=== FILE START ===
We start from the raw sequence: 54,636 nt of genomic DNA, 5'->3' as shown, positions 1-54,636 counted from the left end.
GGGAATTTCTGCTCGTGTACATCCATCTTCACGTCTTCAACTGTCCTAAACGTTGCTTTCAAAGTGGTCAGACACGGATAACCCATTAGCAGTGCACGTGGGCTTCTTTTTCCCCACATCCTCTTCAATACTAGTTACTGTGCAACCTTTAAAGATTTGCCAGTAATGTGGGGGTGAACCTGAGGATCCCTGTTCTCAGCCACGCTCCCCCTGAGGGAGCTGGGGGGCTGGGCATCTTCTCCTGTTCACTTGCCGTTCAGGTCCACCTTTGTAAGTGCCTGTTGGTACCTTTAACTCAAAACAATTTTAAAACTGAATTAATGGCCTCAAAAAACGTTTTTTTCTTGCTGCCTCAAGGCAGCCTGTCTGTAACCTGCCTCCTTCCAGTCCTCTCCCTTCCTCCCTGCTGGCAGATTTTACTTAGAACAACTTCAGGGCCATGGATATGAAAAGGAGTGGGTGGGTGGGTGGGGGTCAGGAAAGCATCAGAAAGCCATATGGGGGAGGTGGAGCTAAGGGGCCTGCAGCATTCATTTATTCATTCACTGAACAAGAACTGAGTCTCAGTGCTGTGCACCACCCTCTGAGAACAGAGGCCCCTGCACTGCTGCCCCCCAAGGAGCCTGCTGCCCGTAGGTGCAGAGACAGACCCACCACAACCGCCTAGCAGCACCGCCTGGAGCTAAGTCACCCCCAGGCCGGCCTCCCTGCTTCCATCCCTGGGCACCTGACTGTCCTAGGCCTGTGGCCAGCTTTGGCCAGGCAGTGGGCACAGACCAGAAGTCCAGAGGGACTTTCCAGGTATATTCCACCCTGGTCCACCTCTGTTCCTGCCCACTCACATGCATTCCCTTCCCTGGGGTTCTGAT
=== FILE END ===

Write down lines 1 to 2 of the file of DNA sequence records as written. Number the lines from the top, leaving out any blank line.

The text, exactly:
We start from the raw sequence: 54,636 nt of genomic DNA, 5'->3' as shown, positions 1-54,636 counted from the left end.
GGGAATTTCTGCTCGTGTACATCCATCTTCACGTCTTCAACTGTCCTAAACGTTGCTTTCAAAGTGGTCAGACACGGATAACCCATTAGCAGTGCACGTGGGCTTCTTTTTCCCCACATCCTCTTCAATACTAGTTACTGTGCAACCTTTAAAGATTTGCCAGTAATGTGGGGGTGAACCTGAGGATCCCTGTTCTCAGCCACGCTCCCCCTGAGGGAGCTGGGGGGCTGGGCATCTTCTCCTGTTCACTTGCCGTTCAGGTCCACCTTTGTAAGTGCCTGTTGGTACCTTTAACTCAAAACAATTTTAAAACTGAATTAATGGCCTCAAAAAACGTTTTTTTCTTGCTGCCTCAAGGCAGCCTGTCTGTAACCTGCCTCCTTCCAGTCCTCTCCCTTCCTCCCTGCTGGCAGATTTTACTTAGAACAACTTCAGGGCCATGGATATGAAAAGGAGTGGGTGGGTGGGTGGGGGTCAGGAAAGCATCAGAAAGCCATATGGGGGAGGTGGAGCTAAGGGGCCTGCAGCATTCATTTATTCATTCACTGAACAAGAACTGAGTCTCAGTGCTGTGCACCACCCTCTGAGAACAGAGGCCCCTGCACTGCTGCCCCCCAAGGAGCCTGCTGCCCGTAGGTGCAGAGACAGACCCACCACAACCGCCTAGCAGCACCGCCTGGAGCTAAGTCACCCCCAGGCCGGCCTCCCTGCTTCCATCCCTGGGCACCTGACTGTCCTAGGCCTGTGGCCAGCTTTGGCCAGGCAGTGGGCACAGACCAGAAGTCCAGAGGGACTTTCCAGGTATATTCCACCCTGGTCCACCTCTGTTCCTGCCCACTCACATGCATTCCCTTCCCTGGGGTTCTGAT